Pandora of Athens: 399 B.C.

Written by Barry Denenberg
Review by Valerie Perry

The title character of Pandora of Athens: 399 B.C., Barry Denenberg’s latest contribution to Scholastic’s Life and Times series, is a thirteen-year-old girl who yearns to know the world beyond the walls of her family’s home. At the height of her desire for independence and knowledge, she meets Socrates at the public well. His stories and teachings open her eyes to the possibilities of the world around her, and encourage her to take her destiny into her own hands.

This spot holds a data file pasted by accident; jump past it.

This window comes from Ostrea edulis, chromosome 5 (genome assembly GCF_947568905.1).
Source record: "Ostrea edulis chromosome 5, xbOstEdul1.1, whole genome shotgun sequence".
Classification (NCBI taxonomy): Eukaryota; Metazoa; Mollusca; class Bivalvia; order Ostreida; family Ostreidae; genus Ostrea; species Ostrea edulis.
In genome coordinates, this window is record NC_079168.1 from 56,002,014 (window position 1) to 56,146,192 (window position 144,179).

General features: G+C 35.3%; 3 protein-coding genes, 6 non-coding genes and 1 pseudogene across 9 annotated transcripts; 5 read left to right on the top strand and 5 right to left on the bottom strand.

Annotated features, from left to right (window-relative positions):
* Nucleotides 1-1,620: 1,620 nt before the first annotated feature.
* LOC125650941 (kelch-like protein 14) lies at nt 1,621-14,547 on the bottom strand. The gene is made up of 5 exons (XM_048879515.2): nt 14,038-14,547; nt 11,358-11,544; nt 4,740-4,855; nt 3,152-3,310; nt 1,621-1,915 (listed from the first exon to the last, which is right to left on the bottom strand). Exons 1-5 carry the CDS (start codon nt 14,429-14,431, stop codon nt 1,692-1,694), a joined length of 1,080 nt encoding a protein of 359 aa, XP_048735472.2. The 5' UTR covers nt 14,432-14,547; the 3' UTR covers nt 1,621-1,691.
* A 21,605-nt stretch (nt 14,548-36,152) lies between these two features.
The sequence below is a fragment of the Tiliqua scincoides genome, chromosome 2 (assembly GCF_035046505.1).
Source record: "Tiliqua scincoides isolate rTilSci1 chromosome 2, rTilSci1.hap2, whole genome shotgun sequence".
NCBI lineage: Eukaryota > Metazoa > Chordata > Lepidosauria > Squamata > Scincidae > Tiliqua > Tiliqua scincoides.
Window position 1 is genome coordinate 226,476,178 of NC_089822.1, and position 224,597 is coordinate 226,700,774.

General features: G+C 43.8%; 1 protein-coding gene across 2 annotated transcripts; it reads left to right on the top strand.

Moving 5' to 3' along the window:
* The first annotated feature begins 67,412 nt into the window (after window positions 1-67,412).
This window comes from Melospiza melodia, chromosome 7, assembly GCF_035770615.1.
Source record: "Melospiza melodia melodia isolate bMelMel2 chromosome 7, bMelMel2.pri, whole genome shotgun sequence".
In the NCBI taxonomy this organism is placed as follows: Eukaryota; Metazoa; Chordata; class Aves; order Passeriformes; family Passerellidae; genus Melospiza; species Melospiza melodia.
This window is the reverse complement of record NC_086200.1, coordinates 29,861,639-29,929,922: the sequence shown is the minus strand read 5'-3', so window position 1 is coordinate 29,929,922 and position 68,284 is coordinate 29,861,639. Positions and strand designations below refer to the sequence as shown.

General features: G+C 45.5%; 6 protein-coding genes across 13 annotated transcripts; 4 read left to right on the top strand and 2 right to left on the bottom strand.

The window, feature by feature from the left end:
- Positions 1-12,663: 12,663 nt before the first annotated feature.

Denenberg offers an engaging snapshot-view of Athens in 399 B.C.E. Pandora’s relationships with each of her family members, as well as Socrates, are fairly complex; some elements of Greek culture (such as mythology) are surprisingly unfamiliar to Pandora, allowing the reader to learn them through exposition. The rhetorical and philosophical elements of Socrates’ teachings are succinct and largely accurate, though his treatment of Pandora, the mixing of men and women at his intellectual gatherings, and some of his dialog might give the reader a somewhat sanitized idea of the great philosopher’s views on the roles and abilities of women. Details of Athenian medicine, cooking, marriage, birth and funerary customs are smoothly incorporated and help create a vivid world for young readers.